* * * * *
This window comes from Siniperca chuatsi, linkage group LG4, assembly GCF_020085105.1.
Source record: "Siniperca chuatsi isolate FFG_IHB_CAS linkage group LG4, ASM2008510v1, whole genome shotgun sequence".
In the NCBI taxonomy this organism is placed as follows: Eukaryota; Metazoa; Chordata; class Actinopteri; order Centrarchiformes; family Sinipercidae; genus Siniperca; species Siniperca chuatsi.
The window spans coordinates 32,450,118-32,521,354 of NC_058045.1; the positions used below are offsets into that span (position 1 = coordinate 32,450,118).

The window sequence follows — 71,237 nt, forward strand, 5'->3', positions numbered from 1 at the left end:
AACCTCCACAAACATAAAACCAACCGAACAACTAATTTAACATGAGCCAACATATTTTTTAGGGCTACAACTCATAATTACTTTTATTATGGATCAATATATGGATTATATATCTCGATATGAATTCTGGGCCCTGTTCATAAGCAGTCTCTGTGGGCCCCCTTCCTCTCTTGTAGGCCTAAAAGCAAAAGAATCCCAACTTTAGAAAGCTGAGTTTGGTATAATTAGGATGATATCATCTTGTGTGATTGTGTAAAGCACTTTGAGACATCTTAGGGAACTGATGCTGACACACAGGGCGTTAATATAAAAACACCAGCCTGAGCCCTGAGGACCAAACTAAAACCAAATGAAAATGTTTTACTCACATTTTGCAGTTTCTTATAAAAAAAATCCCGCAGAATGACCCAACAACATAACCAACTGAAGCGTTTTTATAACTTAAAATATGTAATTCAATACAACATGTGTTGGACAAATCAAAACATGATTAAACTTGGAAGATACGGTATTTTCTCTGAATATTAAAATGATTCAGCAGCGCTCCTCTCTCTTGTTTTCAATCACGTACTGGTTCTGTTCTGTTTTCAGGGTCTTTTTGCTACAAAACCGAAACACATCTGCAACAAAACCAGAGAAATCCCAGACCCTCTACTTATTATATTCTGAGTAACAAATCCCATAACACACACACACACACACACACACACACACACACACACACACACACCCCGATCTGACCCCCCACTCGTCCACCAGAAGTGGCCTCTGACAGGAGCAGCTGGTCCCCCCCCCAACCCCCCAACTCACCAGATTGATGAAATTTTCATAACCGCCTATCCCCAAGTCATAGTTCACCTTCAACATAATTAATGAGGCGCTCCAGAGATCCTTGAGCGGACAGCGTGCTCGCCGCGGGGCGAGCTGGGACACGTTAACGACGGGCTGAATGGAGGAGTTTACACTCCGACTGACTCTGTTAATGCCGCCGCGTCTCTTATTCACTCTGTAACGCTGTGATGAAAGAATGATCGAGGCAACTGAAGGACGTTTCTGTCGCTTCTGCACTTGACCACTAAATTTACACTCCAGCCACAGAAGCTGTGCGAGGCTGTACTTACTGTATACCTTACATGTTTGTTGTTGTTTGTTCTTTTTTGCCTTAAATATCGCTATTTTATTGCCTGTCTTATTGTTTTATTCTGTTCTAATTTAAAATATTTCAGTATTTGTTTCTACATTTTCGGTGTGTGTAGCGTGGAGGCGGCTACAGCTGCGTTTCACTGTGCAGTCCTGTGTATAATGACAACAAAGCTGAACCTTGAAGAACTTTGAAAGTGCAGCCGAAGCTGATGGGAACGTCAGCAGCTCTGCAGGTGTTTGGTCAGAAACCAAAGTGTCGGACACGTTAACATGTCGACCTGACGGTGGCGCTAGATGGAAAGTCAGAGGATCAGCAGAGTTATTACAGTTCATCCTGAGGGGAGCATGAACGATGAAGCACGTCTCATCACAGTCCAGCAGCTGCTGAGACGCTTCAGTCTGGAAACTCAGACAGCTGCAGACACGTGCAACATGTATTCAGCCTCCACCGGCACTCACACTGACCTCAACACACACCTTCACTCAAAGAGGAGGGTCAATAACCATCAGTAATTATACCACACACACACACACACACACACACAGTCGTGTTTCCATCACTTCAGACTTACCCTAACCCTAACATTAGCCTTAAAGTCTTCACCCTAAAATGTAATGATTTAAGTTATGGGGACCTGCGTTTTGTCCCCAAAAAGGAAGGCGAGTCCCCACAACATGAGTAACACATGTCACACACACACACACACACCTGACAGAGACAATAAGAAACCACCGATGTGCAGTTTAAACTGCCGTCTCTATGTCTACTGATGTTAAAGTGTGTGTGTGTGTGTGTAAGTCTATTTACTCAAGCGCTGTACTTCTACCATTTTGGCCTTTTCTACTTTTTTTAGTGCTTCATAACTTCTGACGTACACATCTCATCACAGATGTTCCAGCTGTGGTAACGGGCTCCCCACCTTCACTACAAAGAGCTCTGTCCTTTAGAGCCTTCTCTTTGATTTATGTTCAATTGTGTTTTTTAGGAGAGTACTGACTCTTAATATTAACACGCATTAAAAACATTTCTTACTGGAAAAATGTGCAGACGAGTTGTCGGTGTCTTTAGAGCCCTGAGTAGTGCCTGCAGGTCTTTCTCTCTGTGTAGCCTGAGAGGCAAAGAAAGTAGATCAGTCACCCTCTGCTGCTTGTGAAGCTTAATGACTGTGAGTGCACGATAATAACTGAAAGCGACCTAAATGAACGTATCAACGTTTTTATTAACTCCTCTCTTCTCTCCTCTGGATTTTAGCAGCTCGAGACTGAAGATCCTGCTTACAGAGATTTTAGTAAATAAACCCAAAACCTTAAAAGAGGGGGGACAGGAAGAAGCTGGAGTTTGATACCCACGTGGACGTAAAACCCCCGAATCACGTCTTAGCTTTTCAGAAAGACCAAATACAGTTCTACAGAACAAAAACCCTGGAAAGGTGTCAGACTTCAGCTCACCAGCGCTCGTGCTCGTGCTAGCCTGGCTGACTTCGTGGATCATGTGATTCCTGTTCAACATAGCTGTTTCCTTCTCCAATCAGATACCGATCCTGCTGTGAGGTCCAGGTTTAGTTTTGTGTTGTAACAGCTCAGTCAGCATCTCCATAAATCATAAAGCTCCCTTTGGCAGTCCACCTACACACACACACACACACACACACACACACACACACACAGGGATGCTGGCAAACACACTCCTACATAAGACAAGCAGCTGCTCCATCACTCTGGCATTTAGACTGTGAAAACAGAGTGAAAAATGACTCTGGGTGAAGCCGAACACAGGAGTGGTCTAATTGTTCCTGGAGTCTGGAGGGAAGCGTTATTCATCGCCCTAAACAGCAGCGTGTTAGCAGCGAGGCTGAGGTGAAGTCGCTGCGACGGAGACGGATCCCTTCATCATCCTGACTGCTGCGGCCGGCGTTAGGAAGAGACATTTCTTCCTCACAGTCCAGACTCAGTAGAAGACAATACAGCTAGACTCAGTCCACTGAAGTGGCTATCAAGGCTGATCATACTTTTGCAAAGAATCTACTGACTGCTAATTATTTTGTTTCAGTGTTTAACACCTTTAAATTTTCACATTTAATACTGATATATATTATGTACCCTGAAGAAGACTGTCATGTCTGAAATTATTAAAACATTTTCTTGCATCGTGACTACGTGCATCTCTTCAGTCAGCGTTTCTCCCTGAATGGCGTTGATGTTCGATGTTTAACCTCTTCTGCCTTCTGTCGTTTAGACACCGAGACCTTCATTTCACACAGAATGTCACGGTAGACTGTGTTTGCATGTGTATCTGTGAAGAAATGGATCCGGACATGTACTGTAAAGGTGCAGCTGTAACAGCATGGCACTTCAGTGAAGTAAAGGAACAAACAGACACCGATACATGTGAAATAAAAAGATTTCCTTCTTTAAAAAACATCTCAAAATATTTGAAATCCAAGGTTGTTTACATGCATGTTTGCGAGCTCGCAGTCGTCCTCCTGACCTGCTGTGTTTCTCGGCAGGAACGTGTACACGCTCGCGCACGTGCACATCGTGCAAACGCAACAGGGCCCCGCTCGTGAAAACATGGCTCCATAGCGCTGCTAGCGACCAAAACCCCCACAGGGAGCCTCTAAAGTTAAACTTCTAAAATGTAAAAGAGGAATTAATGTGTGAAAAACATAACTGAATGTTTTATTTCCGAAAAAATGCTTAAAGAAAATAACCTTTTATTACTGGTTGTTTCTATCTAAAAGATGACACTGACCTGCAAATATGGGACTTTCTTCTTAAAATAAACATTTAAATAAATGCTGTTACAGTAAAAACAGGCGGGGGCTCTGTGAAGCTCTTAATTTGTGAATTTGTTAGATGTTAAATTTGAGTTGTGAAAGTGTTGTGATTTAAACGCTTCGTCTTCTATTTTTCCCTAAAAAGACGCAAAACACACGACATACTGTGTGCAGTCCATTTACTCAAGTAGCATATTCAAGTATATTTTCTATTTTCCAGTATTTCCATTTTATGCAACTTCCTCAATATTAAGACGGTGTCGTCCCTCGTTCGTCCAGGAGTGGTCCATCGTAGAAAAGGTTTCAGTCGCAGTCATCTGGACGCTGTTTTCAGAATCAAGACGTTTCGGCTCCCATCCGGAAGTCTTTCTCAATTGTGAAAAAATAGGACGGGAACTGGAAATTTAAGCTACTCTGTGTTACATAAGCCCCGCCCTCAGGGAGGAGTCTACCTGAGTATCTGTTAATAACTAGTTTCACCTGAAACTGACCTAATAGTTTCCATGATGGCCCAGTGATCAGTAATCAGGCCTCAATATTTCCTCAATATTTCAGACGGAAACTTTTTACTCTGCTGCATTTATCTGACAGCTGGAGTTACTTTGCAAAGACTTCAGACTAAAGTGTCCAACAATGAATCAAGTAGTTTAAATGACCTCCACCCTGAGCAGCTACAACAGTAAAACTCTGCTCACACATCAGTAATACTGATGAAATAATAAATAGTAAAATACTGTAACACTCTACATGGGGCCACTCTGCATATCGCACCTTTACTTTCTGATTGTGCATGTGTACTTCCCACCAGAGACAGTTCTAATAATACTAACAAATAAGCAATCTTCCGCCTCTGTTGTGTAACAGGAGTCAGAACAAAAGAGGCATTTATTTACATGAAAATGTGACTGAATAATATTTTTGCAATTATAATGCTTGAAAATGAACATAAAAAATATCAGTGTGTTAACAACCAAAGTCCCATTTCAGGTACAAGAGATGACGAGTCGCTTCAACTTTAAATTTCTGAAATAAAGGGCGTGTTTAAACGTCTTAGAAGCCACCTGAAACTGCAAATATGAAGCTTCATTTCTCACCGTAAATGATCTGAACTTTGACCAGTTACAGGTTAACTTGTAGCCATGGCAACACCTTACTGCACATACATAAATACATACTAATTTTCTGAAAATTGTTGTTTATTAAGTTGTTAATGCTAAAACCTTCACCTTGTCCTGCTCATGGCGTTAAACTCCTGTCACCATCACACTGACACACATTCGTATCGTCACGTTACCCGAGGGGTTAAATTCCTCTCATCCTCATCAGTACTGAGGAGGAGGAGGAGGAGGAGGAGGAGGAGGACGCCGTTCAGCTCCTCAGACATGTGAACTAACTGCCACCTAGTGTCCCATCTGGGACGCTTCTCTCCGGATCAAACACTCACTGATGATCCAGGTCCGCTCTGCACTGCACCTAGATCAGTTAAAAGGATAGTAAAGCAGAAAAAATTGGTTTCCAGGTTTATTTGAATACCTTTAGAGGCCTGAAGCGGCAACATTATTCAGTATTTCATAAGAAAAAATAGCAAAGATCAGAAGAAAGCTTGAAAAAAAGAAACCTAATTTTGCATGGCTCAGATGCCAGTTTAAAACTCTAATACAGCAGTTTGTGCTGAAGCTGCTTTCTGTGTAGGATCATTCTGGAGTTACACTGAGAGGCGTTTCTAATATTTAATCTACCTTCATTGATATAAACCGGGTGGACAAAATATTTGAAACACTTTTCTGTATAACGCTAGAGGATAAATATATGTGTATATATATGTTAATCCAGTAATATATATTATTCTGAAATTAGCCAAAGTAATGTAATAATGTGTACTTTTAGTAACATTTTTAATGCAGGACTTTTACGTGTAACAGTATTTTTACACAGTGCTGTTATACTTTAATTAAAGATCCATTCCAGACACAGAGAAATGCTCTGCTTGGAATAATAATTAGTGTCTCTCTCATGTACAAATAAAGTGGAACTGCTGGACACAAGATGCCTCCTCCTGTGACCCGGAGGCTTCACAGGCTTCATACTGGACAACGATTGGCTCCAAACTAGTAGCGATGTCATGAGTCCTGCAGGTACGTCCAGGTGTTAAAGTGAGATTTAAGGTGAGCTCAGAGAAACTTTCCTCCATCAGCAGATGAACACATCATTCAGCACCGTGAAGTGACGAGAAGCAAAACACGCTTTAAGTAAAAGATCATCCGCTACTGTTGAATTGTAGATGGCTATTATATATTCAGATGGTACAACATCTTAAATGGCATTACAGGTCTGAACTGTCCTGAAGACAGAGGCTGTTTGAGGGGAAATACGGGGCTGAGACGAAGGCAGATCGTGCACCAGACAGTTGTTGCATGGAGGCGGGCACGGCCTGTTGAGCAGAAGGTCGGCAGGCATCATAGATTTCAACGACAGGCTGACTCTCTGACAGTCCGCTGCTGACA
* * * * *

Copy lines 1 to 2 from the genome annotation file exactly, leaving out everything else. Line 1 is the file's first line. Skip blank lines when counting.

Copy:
This window comes from Siniperca chuatsi, linkage group LG4, assembly GCF_020085105.1.
Source record: "Siniperca chuatsi isolate FFG_IHB_CAS linkage group LG4, ASM2008510v1, whole genome shotgun sequence".